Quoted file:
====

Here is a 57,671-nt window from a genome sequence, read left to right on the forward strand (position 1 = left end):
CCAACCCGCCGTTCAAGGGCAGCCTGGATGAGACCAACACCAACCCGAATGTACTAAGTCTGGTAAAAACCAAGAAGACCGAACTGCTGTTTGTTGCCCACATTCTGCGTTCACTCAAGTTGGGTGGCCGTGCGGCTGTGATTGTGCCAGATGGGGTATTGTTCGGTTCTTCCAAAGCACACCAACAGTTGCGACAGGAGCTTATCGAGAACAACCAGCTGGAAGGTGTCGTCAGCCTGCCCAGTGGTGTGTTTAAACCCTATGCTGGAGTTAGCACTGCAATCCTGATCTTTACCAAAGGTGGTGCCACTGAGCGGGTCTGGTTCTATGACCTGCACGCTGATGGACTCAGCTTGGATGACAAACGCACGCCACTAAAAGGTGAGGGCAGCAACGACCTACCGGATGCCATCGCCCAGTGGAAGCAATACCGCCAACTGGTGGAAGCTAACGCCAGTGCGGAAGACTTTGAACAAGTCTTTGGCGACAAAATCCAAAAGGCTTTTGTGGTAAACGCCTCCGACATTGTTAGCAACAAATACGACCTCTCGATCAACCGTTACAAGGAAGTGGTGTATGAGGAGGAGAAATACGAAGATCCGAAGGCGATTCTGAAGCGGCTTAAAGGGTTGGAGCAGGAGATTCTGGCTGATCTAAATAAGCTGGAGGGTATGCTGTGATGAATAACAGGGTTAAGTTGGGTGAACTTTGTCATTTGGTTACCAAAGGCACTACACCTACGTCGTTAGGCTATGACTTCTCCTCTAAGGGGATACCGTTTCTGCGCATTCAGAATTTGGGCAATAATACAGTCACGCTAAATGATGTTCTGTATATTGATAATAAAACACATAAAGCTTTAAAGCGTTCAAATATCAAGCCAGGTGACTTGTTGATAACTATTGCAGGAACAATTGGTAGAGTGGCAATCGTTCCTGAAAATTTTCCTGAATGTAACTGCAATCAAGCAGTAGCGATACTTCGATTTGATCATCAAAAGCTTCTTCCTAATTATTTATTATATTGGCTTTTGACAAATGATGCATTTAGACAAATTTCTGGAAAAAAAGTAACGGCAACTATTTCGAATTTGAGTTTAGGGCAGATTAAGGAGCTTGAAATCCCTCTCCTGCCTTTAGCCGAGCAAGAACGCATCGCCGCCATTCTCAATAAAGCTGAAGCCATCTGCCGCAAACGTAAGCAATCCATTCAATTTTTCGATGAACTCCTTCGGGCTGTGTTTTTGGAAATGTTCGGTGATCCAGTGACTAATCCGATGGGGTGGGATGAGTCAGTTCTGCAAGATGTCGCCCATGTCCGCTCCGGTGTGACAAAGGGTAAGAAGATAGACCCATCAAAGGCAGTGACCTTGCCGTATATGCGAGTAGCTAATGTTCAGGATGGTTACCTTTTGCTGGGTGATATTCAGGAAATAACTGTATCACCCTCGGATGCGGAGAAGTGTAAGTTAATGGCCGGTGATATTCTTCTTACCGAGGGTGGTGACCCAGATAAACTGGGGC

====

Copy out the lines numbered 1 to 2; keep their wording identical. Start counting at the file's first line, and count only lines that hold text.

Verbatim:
Here is a 57,671-nt window from a genome sequence, read left to right on the forward strand (position 1 = left end):
CCAACCCGCCGTTCAAGGGCAGCCTGGATGAGACCAACACCAACCCGAATGTACTAAGTCTGGTAAAAACCAAGAAGACCGAACTGCTGTTTGTTGCCCACATTCTGCGTTCACTCAAGTTGGGTGGCCGTGCGGCTGTGATTGTGCCAGATGGGGTATTGTTCGGTTCTTCCAAAGCACACCAACAGTTGCGACAGGAGCTTATCGAGAACAACCAGCTGGAAGGTGTCGTCAGCCTGCCCAGTGGTGTGTTTAAACCCTATGCTGGAGTTAGCACTGCAATCCTGATCTTTACCAAAGGTGGTGCCACTGAGCGGGTCTGGTTCTATGACCTGCACGCTGATGGACTCAGCTTGGATGACAAACGCACGCCACTAAAAGGTGAGGGCAGCAACGACCTACCGGATGCCATCGCCCAGTGGAAGCAATACCGCCAACTGGTGGAAGCTAACGCCAGTGCGGAAGACTTTGAACAAGTCTTTGGCGACAAAATCCAAAAGGCTTTTGTGGTAAACGCCTCCGACATTGTTAGCAACAAATACGACCTCTCGATCAACCGTTACAAGGAAGTGGTGTATGAGGAGGAGAAATACGAAGATCCGAAGGCGATTCTGAAGCGGCTTAAAGGGTTGGAGCAGGAGATTCTGGCTGATCTAAATAAGCTGGAGGGTATGCTGTGATGAATAACAGGGTTAAGTTGGGTGAACTTTGTCATTTGGTTACCAAAGGCACTACACCTACGTCGTTAGGCTATGACTTCTCCTCTAAGGGGATACCGTTTCTGCGCATTCAGAATTTGGGCAATAATACAGTCACGCTAAATGATGTTCTGTATATTGATAATAAAACACATAAAGCTTTAAAGCGTTCAAATATCAAGCCAGGTGACTTGTTGATAACTATTGCAGGAACAATTGGTAGAGTGGCAATCGTTCCTGAAAATTTTCCTGAATGTAACTGCAATCAAGCAGTAGCGATACTTCGATTTGATCATCAAAAGCTTCTTCCTAATTATTTATTATATTGGCTTTTGACAAATGATGCATTTAGACAAATTTCTGGAAAAAAAGTAACGGCAACTATTTCGAATTTGAGTTTAGGGCAGATTAAGGAGCTTGAAATCCCTCTCCTGCCTTTAGCCGAGCAAGAACGCATCGCCGCCATTCTCAATAAAGCTGAAGCCATCTGCCGCAAACGTAAGCAATCCATTCAATTTTTCGATGAACTCCTTCGGGCTGTGTTTTTGGAAATGTTCGGTGATCCAGTGACTAATCCGATGGGGTGGGATGAGTCAGTTCTGCAAGATGTCGCCCATGTCCGCTCCGGTGTGACAAAGGGTAAGAAGATAGACCCATCAAAGGCAGTGACCTTGCCGTATATGCGAGTAGCTAATGTTCAGGATGGTTACCTTTTGCTGGGTGATATTCAGGAAATAACTGTATCACCCTCGGATGCGGAGAAGTGTAAGTTAATGGCCGGTGATATTCTTCTTACCGAGGGTGGTGACCCAGATAAACTGGGGC